Kixeye moves to mobile, shows free-to-play done right
The social game developer's first title for iOS -- Backyard Monsters: Unleashed -- comes at a time when its browser and mobile-based games are becoming too big, and too good, to ignore.
SAN FRANCISCO -- Walking through Kixeye's headquarters here in downtown San Francisco, you'd be forgiven for thinking you were in the offices of a triple-A studio.
Military sound bites blast out of the speakers of its bunker-themed elevator waiting hall, a space awash in glowing red light and protected by an actual armed guard. Once inside, old-school arcade machines pop up around every corner, and row upon row of vertical code-filled monitors are paired with white walls of concept art for one of the many titles in the development pipeline.
The company is still very much a startup; it doesn't have its own building or a workforce of more than 9,000 like major publisher Electronic Arts, from which numerous Kixeye employees have jumped ship. But for a six-year business built off the backbone of Facebook social gaming, it's become a leader in taking the image of free-to-play away from tacky gambling and farming with friends and closer to the hardcore community interested in strategic combat games.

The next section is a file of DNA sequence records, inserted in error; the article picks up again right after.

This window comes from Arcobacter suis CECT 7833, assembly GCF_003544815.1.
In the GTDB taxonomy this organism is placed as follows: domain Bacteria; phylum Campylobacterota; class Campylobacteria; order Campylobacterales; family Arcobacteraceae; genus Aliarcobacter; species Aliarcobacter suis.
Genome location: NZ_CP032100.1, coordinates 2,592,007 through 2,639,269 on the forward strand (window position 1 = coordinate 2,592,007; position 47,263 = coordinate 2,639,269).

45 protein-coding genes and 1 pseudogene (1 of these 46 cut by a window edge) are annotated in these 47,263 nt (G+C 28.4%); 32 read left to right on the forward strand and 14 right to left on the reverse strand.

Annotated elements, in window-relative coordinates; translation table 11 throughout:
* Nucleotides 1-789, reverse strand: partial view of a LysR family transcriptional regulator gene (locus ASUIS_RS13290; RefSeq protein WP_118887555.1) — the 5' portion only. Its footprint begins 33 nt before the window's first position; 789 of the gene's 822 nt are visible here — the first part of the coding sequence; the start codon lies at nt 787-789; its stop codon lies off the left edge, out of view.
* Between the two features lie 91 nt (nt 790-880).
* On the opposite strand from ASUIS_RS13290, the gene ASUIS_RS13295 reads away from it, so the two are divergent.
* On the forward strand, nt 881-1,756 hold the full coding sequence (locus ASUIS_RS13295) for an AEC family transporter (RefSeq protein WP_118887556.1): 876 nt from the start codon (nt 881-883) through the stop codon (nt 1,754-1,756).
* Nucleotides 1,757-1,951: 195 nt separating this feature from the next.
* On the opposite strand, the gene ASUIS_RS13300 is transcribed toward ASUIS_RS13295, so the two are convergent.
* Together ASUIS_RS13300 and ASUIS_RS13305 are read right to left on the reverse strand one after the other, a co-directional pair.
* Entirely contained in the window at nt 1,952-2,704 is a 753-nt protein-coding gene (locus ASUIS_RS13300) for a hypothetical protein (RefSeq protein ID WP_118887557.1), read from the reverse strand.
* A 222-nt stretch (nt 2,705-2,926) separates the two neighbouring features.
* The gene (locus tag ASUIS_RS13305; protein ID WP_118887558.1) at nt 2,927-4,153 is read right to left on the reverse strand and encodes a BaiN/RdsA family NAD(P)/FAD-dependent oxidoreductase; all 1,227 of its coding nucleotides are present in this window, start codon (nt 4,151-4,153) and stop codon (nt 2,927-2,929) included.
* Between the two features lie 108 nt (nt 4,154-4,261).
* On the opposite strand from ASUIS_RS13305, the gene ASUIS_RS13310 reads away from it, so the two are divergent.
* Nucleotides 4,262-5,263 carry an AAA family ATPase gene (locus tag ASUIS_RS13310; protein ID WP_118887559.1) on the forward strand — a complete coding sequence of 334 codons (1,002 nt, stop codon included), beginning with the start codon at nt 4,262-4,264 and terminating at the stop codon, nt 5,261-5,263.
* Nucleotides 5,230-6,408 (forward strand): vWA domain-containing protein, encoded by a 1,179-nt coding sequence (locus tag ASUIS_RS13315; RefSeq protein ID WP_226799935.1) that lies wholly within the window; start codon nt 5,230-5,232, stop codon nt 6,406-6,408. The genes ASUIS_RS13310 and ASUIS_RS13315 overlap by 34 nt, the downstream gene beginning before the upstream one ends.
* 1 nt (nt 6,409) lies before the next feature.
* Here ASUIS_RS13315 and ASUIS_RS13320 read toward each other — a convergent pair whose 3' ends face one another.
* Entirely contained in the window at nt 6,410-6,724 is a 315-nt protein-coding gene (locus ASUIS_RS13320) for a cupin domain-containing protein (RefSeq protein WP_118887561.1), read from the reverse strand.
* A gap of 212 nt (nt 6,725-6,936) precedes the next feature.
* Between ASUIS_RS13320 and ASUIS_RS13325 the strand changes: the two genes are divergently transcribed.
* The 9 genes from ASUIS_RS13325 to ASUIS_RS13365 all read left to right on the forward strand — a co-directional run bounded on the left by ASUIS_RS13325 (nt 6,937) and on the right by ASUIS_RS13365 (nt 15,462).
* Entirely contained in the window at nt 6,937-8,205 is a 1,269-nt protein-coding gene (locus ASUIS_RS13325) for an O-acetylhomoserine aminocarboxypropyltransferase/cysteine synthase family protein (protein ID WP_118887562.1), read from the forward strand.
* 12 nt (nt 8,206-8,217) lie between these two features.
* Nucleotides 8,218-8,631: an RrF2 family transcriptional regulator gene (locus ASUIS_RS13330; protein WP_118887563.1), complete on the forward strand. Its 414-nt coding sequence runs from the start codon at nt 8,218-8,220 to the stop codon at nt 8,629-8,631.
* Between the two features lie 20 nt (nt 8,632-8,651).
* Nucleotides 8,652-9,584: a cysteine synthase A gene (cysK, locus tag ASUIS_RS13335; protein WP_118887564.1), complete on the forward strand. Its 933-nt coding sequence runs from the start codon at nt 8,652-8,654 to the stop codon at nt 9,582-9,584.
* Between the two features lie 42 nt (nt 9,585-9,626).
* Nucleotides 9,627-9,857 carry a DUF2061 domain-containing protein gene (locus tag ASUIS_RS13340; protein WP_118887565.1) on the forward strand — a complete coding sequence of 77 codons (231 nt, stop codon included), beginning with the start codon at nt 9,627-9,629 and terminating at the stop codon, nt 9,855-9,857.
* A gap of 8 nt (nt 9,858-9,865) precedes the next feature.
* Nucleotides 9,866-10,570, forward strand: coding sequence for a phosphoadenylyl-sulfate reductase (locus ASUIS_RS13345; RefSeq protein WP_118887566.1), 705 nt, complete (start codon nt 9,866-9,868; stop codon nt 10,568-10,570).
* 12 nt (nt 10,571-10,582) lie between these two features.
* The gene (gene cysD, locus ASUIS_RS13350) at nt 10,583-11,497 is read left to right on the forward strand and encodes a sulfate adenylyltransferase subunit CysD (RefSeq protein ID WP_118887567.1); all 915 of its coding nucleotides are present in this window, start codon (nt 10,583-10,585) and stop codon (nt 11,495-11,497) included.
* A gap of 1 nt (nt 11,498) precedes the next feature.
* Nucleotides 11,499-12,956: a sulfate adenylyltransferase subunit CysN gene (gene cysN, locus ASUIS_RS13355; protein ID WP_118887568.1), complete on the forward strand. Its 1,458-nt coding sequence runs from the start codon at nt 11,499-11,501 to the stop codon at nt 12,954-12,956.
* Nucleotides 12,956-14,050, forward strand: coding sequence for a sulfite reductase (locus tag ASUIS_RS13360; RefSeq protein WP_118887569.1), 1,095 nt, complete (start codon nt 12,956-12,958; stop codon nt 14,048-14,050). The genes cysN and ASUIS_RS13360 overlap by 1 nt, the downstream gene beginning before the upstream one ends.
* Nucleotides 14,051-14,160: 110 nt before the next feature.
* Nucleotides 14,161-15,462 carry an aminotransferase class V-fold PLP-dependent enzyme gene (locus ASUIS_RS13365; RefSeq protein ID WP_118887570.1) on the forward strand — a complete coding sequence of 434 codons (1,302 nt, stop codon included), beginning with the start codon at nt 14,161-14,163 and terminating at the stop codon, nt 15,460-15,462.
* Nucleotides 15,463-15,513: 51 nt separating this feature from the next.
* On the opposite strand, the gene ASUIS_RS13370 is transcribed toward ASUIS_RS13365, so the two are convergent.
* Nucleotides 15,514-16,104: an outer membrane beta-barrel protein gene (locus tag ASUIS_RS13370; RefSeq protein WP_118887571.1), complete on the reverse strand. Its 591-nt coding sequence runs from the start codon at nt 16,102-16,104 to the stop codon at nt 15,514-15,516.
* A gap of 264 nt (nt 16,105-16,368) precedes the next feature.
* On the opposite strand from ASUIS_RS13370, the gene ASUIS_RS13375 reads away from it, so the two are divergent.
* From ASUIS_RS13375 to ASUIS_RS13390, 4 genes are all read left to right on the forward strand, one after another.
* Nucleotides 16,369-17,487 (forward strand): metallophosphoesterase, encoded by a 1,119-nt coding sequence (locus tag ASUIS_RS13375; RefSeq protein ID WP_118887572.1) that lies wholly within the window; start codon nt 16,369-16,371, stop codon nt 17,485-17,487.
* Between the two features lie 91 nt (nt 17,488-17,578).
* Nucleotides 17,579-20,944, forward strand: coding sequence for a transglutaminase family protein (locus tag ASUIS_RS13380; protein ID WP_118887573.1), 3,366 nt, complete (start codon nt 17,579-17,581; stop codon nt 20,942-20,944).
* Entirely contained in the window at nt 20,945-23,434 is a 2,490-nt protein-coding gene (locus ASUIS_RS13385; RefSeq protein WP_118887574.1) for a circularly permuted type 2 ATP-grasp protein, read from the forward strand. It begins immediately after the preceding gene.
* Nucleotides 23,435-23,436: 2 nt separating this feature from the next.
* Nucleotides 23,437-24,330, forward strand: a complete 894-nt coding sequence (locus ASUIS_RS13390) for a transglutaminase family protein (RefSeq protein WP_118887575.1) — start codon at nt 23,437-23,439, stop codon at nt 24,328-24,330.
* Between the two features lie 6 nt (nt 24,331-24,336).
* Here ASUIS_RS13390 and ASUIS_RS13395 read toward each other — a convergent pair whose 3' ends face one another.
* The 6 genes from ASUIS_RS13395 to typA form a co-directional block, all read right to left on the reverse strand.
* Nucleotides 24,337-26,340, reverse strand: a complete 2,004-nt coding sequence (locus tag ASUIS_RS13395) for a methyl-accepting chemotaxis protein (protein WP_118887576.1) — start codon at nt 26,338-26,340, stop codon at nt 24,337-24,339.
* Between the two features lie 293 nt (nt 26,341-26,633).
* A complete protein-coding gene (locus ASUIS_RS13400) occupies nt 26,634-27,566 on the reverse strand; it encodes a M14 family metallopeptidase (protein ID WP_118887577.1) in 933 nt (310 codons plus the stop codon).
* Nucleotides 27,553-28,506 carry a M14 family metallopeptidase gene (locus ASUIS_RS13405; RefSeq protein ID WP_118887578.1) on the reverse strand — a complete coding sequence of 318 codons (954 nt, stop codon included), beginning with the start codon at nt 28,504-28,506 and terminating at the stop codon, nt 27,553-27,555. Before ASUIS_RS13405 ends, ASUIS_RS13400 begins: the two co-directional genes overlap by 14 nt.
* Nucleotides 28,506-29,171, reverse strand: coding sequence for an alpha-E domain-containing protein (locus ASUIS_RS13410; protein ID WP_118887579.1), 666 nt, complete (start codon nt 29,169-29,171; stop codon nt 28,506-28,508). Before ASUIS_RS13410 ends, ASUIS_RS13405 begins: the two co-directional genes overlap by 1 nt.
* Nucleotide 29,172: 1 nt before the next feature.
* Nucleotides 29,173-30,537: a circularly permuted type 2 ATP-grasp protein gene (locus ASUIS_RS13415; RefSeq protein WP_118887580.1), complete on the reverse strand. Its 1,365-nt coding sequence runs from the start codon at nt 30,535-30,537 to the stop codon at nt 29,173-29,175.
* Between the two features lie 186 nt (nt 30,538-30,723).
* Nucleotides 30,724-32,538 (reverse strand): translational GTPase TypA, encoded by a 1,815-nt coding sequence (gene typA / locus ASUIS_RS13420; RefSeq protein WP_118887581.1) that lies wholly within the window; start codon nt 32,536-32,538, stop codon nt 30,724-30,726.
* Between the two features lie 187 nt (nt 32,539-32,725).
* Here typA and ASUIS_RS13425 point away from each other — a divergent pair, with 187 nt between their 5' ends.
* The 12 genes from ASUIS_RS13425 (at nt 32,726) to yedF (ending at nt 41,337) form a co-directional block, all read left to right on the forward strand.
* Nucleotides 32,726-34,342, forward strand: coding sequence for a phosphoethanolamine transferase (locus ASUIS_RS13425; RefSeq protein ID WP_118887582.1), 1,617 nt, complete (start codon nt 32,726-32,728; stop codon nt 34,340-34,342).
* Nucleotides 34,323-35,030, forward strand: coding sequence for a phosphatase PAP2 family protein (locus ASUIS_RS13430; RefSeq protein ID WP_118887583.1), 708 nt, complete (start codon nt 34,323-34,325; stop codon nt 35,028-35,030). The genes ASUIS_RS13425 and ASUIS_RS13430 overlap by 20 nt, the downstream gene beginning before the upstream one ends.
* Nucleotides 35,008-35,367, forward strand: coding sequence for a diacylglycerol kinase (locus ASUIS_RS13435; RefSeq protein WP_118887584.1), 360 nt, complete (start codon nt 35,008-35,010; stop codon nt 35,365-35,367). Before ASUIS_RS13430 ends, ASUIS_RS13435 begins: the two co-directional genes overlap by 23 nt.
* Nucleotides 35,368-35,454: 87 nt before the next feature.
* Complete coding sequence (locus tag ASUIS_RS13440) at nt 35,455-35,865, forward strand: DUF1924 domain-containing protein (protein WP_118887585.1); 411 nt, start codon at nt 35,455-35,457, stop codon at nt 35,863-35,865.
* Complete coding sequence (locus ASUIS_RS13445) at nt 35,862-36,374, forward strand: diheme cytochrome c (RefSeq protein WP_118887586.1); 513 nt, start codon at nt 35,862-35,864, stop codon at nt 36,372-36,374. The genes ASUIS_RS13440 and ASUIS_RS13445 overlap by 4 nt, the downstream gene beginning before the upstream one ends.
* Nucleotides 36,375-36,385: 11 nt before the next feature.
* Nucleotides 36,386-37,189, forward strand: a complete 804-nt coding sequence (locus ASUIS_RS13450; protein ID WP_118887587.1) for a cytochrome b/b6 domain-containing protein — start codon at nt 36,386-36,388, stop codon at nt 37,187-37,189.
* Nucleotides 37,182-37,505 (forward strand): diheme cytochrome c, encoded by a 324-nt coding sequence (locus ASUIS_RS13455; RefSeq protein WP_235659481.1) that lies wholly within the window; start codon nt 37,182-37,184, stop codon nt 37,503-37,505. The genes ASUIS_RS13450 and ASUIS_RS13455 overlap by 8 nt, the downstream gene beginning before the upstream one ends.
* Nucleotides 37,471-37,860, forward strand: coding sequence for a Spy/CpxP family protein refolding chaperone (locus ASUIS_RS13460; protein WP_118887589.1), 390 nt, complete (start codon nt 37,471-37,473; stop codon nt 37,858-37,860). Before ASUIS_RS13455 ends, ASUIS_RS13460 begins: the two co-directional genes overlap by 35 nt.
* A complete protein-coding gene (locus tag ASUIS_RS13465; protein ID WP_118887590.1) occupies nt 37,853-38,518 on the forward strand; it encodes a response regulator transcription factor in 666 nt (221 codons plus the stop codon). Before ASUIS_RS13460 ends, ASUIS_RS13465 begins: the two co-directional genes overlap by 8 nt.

It now occupies five entire floors of a towering Bush Street skyscraper and has ballooned from around 100 employees roughly two years ago to more than 500. In 2011, it posted 11 times more revenue than the year before. The year after, it broke $100 million.
And on Wednesday, Kixeye pushed out its very first mobile game, Backyard Monsters: Unleashed for iOS. It's an updated and touch screen-oriented iteration of Kixeye's most successful browser-based game, a Facebook tower defense title that launched the developer to the forefront of the burgeoning browser-based free-to-play market and still has millions of monthly users. Free-to-play, thanks in part to the success of Facebook games, is now a model adopted by even the largest developers, from Valve with Dota 2 and EA with Star Wars: The Old Republic to Sony Entertainment with its latest version of EverQuest.
The gaming industry now sits on the cusp of a new generation of home consoles that rely on an increasingly difficult, strenuous, and expensive model of game development. Kixeye is on the opposite end, a no-longer-so-scrappy startup that's able to move faster and respond to player demands quicker than even the most well-equipped gaming juggernauts pumping out Xbox and PlayStation franchise titles on an annual basis.